Vine Maple is perhaps our most beautiful native maple. Found from SW British Columbia to Northern California in the Shasta area. Its a pervasive understory tree throughout the western part of the state. It derives its name from its almost vine like habit in shade. This winding and sun seeking component leads to the most graceful natural forms. In full sun it is a compact, multi-trunked shrub. In both habitats it turns to shades of fiery orange and yellow and red. Vivid against the pure green trunks and stems. One of the most dramatic places you will see this shrub is at 4500′ on Belknap crater on McKenzie Pass where it lives among the lava. In early fall the brilliant colors of the maples contrasts wonderfully with the black lava. Its very hot and very dry but its also very high in elevation. The symmetrically serrated round leaves rival any Japanse maple. In shade established trees get by with little summer water. In the sun irrigation is welcome. Rich to average soil with regular applications of mulch. To 16′ tall in shade and again quite a bit shorter in full sun- very wide in shade. Avoid the reflected heat of south facing walls. This shrub/tree belongs on the north side or under substantial shade. Some deer resistance. Excellent underplanted with native ferns and Gaultheria. A common native that should be a more common ornamental. Tiny red flowers turn into sunny orange samaras by autumn and persist past the leaves. Avoid very dry shade of un-irrigated over hangs. This is a semi-mesic maple. Oregon native plant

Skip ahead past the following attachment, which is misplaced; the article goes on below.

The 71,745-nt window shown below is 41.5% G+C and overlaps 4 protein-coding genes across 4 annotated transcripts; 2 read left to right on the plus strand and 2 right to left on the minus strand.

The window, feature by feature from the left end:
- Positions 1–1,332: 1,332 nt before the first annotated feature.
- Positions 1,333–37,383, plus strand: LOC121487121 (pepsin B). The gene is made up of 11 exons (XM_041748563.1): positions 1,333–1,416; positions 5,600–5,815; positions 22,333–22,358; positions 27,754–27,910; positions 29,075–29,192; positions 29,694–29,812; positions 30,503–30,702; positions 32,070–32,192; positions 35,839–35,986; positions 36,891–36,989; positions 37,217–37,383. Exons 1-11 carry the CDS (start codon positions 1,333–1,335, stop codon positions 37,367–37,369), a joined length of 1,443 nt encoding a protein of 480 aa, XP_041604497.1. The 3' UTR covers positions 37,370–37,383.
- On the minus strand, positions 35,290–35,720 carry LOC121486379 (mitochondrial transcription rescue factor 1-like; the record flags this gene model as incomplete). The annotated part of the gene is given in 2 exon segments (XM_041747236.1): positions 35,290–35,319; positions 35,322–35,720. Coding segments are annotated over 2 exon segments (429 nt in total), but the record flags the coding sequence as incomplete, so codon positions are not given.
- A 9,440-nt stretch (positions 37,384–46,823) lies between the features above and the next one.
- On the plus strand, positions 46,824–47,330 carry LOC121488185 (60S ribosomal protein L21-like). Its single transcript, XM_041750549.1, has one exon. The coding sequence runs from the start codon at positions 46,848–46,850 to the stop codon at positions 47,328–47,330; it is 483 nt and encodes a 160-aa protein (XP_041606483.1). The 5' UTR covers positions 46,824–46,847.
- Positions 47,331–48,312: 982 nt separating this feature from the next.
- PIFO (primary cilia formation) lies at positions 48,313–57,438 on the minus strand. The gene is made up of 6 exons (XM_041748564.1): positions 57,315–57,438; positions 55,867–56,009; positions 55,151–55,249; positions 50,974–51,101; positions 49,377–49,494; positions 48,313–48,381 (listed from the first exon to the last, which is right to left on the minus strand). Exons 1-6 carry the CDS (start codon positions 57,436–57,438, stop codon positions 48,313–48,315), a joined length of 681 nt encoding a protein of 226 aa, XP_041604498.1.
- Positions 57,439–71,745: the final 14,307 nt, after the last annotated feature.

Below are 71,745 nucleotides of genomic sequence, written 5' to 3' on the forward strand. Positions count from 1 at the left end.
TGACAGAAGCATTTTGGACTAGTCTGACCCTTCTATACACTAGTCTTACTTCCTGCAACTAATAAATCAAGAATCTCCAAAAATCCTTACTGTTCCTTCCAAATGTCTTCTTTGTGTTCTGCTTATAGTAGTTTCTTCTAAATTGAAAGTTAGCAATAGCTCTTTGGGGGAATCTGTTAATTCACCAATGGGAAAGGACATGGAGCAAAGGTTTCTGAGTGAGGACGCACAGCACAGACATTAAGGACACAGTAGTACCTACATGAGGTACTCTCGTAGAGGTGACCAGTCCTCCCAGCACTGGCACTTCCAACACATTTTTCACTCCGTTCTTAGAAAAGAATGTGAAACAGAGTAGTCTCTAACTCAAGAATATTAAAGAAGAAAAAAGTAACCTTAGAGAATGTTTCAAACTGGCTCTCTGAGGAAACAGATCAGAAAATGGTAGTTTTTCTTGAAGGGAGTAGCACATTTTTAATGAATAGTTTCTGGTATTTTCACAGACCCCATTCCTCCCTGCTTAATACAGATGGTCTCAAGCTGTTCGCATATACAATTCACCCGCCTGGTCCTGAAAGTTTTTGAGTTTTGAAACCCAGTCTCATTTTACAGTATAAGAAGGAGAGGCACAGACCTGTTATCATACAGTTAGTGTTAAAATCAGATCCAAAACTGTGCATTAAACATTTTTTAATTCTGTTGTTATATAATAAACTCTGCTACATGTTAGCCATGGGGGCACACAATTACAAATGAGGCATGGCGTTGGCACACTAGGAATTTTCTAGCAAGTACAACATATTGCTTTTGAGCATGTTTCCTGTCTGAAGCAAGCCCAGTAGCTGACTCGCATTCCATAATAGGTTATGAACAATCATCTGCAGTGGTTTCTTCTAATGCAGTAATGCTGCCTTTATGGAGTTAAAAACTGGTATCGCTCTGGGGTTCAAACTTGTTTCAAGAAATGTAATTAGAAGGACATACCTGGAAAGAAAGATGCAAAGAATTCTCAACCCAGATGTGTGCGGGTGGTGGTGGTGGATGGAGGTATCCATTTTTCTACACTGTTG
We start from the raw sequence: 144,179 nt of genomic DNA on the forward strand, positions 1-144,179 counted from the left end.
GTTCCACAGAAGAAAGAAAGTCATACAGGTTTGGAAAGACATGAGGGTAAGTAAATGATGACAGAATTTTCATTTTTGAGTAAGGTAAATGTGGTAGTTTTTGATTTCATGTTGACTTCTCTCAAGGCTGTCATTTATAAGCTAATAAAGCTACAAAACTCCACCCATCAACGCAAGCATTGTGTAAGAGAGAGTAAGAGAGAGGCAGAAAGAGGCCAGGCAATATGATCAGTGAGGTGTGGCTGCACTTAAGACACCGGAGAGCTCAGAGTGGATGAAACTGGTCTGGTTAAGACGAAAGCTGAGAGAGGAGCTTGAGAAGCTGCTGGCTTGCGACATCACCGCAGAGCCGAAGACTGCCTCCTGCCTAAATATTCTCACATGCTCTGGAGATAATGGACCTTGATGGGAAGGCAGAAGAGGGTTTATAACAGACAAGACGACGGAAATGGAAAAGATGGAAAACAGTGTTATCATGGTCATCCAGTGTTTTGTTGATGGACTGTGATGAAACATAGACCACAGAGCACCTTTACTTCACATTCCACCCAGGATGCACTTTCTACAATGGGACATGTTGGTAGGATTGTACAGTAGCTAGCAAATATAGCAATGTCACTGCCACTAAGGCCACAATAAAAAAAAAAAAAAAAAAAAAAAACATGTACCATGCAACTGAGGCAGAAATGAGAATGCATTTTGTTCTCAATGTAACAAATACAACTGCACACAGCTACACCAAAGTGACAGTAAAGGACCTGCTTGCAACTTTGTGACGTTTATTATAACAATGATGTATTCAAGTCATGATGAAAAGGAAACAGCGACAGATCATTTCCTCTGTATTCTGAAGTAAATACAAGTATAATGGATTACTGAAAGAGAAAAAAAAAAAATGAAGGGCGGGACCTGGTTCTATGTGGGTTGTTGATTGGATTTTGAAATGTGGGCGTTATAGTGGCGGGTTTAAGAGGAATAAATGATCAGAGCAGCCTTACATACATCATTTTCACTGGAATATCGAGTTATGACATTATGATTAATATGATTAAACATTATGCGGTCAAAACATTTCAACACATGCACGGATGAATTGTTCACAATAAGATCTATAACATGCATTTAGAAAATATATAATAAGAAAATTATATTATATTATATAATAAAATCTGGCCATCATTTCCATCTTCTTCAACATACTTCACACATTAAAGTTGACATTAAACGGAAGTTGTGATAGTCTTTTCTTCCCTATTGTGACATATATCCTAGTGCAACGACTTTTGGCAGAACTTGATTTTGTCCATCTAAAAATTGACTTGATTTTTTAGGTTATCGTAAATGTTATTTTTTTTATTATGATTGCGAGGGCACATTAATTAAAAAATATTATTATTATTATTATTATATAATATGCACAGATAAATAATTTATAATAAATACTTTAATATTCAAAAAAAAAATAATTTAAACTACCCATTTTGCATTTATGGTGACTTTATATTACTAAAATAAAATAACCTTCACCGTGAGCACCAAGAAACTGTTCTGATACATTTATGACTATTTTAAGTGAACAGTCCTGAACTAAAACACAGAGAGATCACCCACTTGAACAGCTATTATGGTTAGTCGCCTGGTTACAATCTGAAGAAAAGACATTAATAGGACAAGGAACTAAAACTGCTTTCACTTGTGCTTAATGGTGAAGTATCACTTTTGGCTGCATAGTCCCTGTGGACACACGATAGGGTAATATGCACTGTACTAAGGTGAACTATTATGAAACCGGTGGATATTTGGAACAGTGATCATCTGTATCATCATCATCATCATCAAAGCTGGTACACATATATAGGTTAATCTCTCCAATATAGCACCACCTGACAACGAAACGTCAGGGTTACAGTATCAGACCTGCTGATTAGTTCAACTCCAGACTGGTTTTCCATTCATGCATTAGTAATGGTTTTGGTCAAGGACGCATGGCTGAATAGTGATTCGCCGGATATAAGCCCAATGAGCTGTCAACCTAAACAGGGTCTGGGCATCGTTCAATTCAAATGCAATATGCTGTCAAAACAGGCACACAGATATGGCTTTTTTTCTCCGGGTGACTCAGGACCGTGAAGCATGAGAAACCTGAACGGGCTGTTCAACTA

Henderson’s shooting star or more appropriately foothill shooting star. Thats where you see them in meadows and glens usually underneath or near Oregon white oaks. Common composition of the flora seen with this plant are giant baby blue eyes Nemophila m. ‘atomaria’., Ranunculus occidentalis – western buttercup as well as Lithophragma- Prairie Stars. Rubbery near round leaves emerge in mid winter and persist as rosettes for months until real heat pushes them into sleep. The charming flowers rise up to 14″ on tall straight stems. The nodding flowers gives away its familial association with Cyclamen and Primrose and reflexed magenta purple petals shoot straight up. The interior of the flower is a spike decorated like a single cake with a red brick a brack design if you look closely. Great cut flower and where ever you throw the spent flowers they will still ripen and set seed and quickly a new patch will be created. Full sun to part shade in clay soils that dry in summer. No water once established. They quickly go dormant and disappear to escape summer heat and dry. Relatively easy native wildflower to grow. Deer resistant. Native from northern California north to SW British Columbia. Found throughout the western half of the state. This wildflower made extensive colonies around my childhood home near Eugene. It always bloomed around my birthday and over the years I built up huge colonies. It was so charming with Erythronium oreganum- Oregon fawn lily- they grew side by side. In our ‘backyard’ there were huge colonies of native Dodecatheon. I would pick bouquets of them from the backyard and when the flowers were spent I would chuck them off the front deck into the woods. Over time I realized they were still setting viable seed as we had a huge population in the front in a few years, . Blooms late March to early May. Oregon native plant.